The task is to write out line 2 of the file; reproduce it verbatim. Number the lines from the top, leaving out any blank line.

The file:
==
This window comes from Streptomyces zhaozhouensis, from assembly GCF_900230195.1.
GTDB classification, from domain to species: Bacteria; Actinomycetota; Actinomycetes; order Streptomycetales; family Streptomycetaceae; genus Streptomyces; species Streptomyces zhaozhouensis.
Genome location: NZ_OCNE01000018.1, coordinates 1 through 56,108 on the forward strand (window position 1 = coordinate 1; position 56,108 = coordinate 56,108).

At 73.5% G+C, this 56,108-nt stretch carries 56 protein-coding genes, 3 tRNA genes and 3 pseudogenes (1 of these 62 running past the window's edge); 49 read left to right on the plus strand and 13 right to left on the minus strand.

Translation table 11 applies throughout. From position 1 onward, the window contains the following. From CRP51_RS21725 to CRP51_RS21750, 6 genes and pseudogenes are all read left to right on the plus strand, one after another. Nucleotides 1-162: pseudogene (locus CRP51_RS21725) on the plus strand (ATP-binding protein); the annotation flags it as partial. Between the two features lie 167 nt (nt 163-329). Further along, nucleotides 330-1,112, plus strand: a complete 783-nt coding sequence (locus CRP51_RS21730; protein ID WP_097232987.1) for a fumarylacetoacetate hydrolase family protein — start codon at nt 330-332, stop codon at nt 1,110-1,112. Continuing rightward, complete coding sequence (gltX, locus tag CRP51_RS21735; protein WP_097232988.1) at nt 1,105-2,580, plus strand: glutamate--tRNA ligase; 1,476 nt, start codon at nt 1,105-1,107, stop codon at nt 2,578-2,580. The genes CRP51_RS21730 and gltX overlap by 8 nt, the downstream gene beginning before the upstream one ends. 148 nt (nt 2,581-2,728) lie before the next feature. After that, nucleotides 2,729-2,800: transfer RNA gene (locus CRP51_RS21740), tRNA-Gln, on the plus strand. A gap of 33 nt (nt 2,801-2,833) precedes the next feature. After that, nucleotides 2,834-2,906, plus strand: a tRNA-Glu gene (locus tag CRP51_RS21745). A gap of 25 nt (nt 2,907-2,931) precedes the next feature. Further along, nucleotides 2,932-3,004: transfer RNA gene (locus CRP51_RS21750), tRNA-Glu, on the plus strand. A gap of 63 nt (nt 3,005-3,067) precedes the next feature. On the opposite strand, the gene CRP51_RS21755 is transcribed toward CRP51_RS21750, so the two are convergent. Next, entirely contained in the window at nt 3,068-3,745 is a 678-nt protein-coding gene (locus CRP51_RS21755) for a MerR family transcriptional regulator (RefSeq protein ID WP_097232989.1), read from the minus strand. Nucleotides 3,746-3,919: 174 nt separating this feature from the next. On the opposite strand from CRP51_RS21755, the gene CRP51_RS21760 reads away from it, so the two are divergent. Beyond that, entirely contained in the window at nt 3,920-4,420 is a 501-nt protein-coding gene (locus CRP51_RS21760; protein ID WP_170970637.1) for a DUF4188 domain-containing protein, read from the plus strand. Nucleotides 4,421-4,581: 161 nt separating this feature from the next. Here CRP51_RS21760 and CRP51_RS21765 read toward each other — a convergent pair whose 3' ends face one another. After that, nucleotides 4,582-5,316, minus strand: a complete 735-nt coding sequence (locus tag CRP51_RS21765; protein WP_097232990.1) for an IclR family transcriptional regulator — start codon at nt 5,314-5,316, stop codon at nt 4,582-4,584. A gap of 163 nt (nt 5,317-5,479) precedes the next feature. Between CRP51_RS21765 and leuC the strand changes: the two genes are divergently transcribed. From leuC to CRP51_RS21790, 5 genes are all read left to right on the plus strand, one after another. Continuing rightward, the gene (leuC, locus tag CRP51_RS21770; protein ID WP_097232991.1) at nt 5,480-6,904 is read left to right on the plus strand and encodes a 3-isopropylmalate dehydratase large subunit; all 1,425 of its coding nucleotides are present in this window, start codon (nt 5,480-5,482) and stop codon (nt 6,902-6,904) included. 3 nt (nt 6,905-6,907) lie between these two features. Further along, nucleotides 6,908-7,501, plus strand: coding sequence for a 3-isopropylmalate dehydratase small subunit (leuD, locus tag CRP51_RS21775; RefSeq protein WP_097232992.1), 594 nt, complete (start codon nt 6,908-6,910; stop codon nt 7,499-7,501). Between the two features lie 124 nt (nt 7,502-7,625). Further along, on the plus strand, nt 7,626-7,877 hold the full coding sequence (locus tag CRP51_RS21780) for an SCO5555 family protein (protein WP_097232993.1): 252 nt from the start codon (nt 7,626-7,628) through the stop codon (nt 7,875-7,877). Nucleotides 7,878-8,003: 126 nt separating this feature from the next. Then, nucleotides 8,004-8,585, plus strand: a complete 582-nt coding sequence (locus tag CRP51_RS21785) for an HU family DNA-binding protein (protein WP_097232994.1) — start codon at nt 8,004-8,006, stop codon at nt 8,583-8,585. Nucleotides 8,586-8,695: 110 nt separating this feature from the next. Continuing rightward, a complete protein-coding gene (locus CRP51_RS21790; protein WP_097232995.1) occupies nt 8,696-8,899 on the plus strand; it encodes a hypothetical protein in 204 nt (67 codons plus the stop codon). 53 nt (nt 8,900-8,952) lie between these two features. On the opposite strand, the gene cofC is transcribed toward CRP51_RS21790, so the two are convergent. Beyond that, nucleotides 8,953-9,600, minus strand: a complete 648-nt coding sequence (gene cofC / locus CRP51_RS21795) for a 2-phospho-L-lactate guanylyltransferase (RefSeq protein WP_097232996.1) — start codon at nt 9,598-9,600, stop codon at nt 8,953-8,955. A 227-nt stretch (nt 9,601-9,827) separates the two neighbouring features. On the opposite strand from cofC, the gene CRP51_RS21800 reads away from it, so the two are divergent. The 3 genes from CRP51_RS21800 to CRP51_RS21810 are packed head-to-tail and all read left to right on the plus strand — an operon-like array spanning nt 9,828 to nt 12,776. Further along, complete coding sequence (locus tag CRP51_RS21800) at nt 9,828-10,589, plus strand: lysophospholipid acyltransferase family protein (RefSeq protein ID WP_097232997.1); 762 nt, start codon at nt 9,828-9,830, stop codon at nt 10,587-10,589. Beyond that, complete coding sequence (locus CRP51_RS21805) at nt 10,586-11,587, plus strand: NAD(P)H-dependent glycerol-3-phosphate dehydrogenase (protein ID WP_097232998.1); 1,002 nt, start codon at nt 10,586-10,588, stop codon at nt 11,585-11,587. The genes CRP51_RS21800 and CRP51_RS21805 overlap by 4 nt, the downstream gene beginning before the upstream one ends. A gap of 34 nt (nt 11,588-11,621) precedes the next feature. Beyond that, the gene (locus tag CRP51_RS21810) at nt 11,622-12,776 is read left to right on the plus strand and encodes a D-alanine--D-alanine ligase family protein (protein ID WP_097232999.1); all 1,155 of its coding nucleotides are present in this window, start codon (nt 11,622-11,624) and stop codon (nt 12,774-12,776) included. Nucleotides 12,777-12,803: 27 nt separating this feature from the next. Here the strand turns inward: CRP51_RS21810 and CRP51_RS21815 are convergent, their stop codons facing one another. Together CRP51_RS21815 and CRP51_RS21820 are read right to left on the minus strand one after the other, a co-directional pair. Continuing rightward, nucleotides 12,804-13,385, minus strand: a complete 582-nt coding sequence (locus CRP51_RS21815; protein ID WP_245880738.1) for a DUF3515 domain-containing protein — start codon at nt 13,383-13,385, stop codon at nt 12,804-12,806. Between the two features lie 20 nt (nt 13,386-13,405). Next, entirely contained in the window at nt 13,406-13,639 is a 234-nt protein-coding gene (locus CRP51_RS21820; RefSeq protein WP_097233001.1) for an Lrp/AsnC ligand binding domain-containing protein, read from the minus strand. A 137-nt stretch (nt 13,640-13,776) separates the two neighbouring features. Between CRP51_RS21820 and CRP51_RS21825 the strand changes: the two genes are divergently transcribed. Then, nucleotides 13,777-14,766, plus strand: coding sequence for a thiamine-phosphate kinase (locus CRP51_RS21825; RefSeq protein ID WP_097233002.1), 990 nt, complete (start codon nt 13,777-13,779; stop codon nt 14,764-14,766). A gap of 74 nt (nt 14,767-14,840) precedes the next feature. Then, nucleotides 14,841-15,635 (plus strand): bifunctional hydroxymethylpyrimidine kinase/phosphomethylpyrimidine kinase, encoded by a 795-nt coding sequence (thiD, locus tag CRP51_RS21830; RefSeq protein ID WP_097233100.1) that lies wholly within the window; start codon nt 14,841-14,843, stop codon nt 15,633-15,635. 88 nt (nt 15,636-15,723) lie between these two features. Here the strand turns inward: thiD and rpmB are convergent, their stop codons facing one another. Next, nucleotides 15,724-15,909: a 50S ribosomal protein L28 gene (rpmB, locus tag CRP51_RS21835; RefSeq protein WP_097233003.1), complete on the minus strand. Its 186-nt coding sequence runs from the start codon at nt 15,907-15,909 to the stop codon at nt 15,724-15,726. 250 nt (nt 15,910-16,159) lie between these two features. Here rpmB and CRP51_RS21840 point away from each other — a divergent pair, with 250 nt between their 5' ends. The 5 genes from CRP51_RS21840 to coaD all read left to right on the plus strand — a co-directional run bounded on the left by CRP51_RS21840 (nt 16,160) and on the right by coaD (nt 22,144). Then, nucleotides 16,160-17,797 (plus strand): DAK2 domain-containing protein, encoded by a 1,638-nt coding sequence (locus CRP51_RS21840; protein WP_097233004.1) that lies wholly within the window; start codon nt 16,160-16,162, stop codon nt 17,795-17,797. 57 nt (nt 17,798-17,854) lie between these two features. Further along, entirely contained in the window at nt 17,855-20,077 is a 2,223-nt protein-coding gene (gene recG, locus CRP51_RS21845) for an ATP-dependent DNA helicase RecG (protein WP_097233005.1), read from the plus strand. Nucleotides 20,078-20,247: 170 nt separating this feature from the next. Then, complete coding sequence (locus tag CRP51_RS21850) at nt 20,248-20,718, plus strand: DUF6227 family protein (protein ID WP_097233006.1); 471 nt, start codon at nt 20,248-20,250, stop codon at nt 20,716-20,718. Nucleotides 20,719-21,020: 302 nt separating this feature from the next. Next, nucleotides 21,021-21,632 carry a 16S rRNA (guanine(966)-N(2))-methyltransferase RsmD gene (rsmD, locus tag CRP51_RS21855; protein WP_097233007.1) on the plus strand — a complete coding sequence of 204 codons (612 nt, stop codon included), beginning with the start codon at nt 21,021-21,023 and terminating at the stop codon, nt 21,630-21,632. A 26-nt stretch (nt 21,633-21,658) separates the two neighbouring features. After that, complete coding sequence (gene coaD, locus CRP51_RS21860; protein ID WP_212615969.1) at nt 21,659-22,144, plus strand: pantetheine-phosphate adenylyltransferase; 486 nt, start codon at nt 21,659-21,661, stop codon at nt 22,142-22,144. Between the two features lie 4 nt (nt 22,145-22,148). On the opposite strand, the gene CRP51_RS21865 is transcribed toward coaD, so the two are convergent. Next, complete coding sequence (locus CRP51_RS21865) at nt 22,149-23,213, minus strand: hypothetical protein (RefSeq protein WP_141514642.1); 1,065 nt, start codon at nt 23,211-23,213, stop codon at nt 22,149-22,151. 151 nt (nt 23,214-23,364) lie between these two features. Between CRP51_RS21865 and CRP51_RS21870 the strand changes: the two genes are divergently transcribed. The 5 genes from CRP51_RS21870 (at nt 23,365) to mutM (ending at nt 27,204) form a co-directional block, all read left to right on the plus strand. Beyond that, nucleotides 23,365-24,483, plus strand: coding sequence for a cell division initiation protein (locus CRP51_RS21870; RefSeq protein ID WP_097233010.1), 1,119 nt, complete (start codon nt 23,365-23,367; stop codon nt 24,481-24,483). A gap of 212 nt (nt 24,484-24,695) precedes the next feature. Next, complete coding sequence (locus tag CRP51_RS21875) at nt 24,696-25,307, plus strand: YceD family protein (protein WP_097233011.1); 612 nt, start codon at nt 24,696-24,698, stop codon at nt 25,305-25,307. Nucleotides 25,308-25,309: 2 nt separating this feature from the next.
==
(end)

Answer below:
GTDB classification, from domain to species: Bacteria; Actinomycetota; Actinomycetes; order Streptomycetales; family Streptomycetaceae; genus Streptomyces; species Streptomyces zhaozhouensis.